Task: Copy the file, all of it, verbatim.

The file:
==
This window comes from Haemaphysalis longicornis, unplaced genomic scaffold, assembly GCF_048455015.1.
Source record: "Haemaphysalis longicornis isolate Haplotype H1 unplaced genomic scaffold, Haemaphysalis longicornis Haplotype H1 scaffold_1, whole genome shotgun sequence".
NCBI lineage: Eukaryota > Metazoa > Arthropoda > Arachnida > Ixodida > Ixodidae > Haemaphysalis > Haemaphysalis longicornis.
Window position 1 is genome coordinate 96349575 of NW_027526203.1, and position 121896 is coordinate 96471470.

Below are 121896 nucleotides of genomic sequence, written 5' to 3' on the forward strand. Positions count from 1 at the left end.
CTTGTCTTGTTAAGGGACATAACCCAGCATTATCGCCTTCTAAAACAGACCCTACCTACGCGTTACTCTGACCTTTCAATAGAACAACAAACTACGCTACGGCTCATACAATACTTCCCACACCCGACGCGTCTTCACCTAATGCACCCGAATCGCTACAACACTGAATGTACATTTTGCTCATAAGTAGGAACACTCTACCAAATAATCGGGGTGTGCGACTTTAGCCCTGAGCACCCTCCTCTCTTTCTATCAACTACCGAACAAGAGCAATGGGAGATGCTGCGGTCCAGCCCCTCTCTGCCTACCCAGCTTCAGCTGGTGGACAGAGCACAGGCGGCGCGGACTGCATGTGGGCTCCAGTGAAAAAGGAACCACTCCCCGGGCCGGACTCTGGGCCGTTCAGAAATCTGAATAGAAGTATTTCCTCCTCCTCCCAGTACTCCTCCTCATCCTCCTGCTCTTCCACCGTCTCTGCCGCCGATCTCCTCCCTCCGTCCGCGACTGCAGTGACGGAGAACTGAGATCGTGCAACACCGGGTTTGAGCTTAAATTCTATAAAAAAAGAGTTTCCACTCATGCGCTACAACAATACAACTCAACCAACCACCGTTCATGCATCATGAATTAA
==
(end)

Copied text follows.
This window comes from Haemaphysalis longicornis, unplaced genomic scaffold, assembly GCF_048455015.1.
Source record: "Haemaphysalis longicornis isolate Haplotype H1 unplaced genomic scaffold, Haemaphysalis longicornis Haplotype H1 scaffold_1, whole genome shotgun sequence".
NCBI lineage: Eukaryota > Metazoa > Arthropoda > Arachnida > Ixodida > Ixodidae > Haemaphysalis > Haemaphysalis longicornis.
Window position 1 is genome coordinate 96349575 of NW_027526203.1, and position 121896 is coordinate 96471470.

Below are 121896 nucleotides of genomic sequence, written 5' to 3' on the forward strand. Positions count from 1 at the left end.
CTTGTCTTGTTAAGGGACATAACCCAGCATTATCGCCTTCTAAAACAGACCCTACCTACGCGTTACTCTGACCTTTCAATAGAACAACAAACTACGCTACGGCTCATACAATACTTCCCACACCCGACGCGTCTTCACCTAATGCACCCGAATCGCTACAACACTGAATGTACATTTTGCTCATAAGTAGGAACACTCTACCAAATAATCGGGGTGTGCGACTTTAGCCCTGAGCACCCTCCTCTCTTTCTATCAACTACCGAACAAGAGCAATGGGAGATGCTGCGGTCCAGCCCCTCTCTGCCTACCCAGCTTCAGCTGGTGGACAGAGCACAGGCGGCGCGGACTGCATGTGGGCTCCAGTGAAAAAGGAACCACTCCCCGGGCCGGACTCTGGGCCGTTCAGAAATCTGAATAGAAGTATTTCCTCCTCCTCCCAGTACTCCTCCTCATCCTCCTGCTCTTCCACCGTCTCTGCCGCCGATCTCCTCCCTCCGTCCGCGACTGCAGTGACGGAGAACTGAGATCGTGCAACACCGGGTTTGAGCTTAAATTCTATAAAAAAAGAGTTTCCACTCATGCGCTACAACAATACAACTCAACCAACCACCGTTCATGCATCATGAATTAA